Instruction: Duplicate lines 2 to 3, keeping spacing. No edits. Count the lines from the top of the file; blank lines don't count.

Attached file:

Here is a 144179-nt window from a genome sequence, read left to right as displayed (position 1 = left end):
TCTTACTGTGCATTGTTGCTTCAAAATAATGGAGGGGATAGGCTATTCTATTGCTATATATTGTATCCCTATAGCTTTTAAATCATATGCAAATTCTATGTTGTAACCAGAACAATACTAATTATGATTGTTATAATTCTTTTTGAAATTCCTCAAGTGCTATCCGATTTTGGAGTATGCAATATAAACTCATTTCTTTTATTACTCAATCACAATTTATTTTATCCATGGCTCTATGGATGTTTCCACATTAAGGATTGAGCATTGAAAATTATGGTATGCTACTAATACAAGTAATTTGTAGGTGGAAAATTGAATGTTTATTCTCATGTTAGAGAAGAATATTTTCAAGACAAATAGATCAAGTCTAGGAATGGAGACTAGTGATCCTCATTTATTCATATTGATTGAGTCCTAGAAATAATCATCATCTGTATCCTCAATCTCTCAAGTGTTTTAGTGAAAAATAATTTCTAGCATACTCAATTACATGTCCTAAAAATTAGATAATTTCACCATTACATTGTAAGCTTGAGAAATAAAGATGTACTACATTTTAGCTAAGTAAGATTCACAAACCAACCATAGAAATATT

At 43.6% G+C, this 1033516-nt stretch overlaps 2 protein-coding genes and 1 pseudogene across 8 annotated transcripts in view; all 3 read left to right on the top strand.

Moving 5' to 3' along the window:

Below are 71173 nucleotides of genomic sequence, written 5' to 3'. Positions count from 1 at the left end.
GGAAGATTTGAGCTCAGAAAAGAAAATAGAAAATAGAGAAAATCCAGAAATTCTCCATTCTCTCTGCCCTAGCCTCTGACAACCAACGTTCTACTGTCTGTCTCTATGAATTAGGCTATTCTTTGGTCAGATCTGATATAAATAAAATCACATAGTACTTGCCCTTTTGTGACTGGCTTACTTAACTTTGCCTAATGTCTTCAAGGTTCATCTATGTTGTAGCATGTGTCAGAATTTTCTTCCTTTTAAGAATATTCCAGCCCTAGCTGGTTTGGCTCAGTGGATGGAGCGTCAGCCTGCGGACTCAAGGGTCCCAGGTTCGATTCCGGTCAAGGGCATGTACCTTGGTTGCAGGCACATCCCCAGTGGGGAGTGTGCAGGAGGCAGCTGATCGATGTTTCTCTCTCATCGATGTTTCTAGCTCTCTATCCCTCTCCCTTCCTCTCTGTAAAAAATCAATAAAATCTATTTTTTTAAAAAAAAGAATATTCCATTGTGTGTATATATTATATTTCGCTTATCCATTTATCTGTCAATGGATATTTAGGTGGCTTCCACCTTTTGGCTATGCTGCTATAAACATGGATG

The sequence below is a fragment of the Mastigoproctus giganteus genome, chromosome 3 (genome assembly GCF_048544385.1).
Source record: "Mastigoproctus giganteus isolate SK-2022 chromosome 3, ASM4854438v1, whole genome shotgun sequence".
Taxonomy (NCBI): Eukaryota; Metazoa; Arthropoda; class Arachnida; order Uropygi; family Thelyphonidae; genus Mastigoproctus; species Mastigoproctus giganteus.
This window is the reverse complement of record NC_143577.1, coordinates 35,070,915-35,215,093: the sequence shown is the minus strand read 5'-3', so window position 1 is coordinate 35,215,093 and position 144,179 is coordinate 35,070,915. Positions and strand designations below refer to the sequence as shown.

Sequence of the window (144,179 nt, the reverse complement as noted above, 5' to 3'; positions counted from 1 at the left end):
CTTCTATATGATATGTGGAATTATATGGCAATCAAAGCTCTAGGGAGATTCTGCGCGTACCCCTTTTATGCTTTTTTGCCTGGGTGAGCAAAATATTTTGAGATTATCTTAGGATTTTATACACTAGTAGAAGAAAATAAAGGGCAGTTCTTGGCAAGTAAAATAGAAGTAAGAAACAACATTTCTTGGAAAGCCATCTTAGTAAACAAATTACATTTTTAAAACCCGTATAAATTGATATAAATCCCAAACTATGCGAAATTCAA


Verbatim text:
TCTTACTGTGCATTGTTGCTTCAAAATAATGGAGGGGATAGGCTATTCTATTGCTATATATTGTATCCCTATAGCTTTTAAATCATATGCAAATTCTATGTTGTAACCAGAACAATACTAATTATGATTGTTATAATTCTTTTTGAAATTCCTCAAGTGCTATCCGATTTTGGAGTATGCAATATAAACTCATTTCTTTTATTACTCAATCACAATTTATTTTATCCATGGCTCTATGGATGTTTCCACATTAAGGATTGAGCATTGAAAATTATGGTATGCTACTAATACAAGTAATTTGTAGGTGGAAAATTGAATGTTTATTCTCATGTTAGAGAAGAATATTTTCAAGACAAATAGATCAAGTCTAGGAATGGAGACTAGTGATCCTCATTTATTCATATTGATTGAGTCCTAGAAATAATCATCATCTGTATCCTCAATCTCTCAAGTGTTTTAGTGAAAAATAATTTCTAGCATACTCAATTACATGTCCTAAAAATTAGATAATTTCACCATTACATTGTAAGCTTGAGAAATAAAGATGTACTACATTTTAGCTAAGTAAGATTCACAAACCAACCATAGAAATATT

At 43.6% G+C, this 1033516-nt stretch overlaps 2 protein-coding genes and 1 pseudogene across 8 annotated transcripts in view; all 3 read left to right on the top strand.